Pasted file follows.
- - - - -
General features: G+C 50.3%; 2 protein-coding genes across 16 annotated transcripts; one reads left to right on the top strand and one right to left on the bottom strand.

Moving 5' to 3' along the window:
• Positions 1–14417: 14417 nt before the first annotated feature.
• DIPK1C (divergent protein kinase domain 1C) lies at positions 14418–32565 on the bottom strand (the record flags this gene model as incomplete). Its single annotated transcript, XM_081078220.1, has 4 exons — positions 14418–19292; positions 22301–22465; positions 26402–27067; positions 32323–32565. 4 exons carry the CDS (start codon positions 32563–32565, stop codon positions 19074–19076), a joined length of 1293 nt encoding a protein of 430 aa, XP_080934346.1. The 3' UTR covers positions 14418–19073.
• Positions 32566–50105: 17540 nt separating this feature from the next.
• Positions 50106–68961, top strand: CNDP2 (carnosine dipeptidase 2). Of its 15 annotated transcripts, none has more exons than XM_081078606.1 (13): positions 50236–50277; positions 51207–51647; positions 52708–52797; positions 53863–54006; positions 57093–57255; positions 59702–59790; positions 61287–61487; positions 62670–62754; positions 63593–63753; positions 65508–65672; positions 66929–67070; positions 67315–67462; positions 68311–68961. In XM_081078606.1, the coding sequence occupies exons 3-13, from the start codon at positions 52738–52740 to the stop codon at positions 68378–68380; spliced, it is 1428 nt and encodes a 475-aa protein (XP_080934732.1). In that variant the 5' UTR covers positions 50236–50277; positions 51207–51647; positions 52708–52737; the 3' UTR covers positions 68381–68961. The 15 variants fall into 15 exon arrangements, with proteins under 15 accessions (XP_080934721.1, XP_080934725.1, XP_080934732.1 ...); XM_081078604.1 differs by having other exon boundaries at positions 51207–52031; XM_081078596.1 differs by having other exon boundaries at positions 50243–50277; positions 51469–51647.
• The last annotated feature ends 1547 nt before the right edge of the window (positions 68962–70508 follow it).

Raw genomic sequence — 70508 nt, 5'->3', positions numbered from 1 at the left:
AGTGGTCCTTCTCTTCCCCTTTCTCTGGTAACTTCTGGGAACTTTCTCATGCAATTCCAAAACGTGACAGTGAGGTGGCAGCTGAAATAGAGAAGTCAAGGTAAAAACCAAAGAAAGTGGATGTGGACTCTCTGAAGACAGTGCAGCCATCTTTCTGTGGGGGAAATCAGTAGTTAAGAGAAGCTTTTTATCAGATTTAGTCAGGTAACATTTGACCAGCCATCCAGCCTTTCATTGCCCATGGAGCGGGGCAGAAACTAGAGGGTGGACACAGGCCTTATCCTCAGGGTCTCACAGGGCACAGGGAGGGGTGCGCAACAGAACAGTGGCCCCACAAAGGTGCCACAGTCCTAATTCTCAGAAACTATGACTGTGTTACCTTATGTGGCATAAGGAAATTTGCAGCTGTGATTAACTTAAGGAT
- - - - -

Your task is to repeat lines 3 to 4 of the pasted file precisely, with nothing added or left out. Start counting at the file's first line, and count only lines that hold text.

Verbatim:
• Positions 1–14417: 14417 nt before the first annotated feature.
• DIPK1C (divergent protein kinase domain 1C) lies at positions 14418–32565 on the bottom strand (the record flags this gene model as incomplete). Its single annotated transcript, XM_081078220.1, has 4 exons — positions 14418–19292; positions 22301–22465; positions 26402–27067; positions 32323–32565. 4 exons carry the CDS (start codon positions 32563–32565, stop codon positions 19074–19076), a joined length of 1293 nt encoding a protein of 430 aa, XP_080934346.1. The 3' UTR covers positions 14418–19073.